For western democracies, this is a moral minefield and a security nightmare – and electoral suicide, too boot. Estonia’s e-government system saves citizens an estimated 1,345 years of working time each year. You’ll be waiting longer than that to hear back from any Congressman willing to champion mandatory ID cards.
But Estonia’s first female PM remains unswayed. “We could solve so many problems if we had e-identities on the internet, like we have in the real world. I mean, in the real world, when an underage person goes to a store and wants to buy a pornographic magazine or something, they won't sell it to him, because it's clear that he’s underage, but on the internet, you just click that you're eighteen. We could solve that issue if we had e-identities like we have in Estonia.”
Arne Ansper also believes the mandatory e-identity system was necessary.
The 52-year-old CTO of Cybernetica effectively masterminded the country’s entire e-governance scheme, as his X-Road software, first appearing decades ago in his MSc thesis, is the secret sauce connecting private and public sector organizations to a vast hub of personal data.
While e-ID cards have proved commonplace and uncontroversial for most Estonians, Ansper admits that rolling out the project would’ve been impossible had it been put to a vote - something that in the current climate may be unthinkable for most western democracies.
There’s another issue, too. Ansper explained to TechRadar Pro that, in his experience, Western countries view personal data as every minute detail held by the individual. For Estonians, personal data is considered generally public information. He reels off examples of this limited but valuable data. Name. Address. Mobile number.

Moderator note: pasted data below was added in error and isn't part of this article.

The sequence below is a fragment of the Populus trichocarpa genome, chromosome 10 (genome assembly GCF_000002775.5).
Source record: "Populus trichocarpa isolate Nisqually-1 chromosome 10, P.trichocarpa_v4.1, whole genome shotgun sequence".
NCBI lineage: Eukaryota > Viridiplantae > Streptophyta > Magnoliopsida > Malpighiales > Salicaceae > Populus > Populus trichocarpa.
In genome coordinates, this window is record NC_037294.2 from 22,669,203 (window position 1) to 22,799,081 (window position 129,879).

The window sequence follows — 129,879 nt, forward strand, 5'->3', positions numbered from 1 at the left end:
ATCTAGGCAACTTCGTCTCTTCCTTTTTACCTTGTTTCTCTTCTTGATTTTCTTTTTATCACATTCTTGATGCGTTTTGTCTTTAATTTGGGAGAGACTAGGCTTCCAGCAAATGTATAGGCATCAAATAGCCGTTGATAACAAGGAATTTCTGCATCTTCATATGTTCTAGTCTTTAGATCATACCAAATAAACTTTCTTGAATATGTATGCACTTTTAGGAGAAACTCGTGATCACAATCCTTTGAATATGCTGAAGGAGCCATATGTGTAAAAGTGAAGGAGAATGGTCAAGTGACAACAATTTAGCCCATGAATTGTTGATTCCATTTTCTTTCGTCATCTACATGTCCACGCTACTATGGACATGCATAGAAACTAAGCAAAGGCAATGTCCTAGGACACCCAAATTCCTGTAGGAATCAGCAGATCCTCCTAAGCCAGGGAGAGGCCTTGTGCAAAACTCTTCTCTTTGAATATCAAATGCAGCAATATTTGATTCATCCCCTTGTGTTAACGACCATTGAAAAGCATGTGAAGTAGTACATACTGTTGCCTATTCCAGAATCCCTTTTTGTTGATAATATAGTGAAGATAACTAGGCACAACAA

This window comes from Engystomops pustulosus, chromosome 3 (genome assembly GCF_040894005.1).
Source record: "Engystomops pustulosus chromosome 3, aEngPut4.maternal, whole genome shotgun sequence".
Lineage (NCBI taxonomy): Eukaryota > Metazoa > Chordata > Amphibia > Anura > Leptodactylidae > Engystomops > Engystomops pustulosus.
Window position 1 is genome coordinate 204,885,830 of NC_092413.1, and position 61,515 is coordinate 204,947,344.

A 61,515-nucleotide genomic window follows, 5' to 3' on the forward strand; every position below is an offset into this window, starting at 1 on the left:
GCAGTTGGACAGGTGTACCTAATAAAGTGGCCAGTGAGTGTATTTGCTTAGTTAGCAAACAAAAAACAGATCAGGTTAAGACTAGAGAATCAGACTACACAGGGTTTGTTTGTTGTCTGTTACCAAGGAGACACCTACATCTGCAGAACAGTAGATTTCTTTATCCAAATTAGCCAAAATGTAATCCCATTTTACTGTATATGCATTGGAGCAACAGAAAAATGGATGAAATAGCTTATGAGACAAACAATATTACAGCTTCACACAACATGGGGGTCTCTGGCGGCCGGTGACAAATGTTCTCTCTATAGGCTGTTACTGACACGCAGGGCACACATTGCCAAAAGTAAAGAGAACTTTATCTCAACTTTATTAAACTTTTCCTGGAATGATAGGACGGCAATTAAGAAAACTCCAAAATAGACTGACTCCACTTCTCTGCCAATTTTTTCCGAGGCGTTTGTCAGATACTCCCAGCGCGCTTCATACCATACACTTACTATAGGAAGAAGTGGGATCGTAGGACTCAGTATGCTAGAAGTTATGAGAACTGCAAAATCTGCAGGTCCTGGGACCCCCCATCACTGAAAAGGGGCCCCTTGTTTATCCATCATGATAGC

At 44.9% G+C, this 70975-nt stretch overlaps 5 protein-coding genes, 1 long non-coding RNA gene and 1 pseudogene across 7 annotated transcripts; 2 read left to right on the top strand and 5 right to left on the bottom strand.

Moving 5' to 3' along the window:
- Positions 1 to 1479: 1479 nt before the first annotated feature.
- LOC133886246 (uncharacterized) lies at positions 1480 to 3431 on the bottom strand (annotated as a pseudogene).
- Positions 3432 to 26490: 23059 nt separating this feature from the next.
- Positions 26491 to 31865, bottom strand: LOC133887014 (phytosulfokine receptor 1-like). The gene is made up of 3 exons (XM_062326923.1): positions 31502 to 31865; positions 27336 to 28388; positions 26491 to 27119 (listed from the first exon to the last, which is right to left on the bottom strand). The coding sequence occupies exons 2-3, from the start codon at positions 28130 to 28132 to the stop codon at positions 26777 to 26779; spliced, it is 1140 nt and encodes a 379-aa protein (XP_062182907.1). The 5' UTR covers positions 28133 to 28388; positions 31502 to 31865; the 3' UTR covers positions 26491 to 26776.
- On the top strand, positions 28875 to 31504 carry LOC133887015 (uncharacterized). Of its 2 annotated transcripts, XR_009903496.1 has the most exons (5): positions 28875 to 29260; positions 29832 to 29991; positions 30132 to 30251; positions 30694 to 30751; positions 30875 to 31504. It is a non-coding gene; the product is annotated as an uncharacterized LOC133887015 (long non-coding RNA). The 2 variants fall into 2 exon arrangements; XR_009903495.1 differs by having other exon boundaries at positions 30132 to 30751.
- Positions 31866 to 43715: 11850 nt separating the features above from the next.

Trying not to sound like the NKVD officers who once stomped the cobbled streets of the old town, we asked to see Ansper’s identification. Inspecting the card, similarly sized though slightly thicker than a driving license, we promised not to steal the data printed on it.
He shrugged, relaxed. Data loss isn’t a concern, he said. Like many modern banking apps, without authenticating an interaction on his phone, we can do nothing with his information. It was only a matter of time before two-factor authentication jumped from email accounts to personal identity.
Ansper explained that this is the mistake made by countries like the US and the UK. They use data like social security and NI numbers as both a means of verifying the user and authenticating an interaction. “Nations cannot afford to be inefficient,” he stated firmly.
Small country, global market
Technology is so integrated into the daily lives of Estonians, it’s unsurprising that it’s become a digital nation.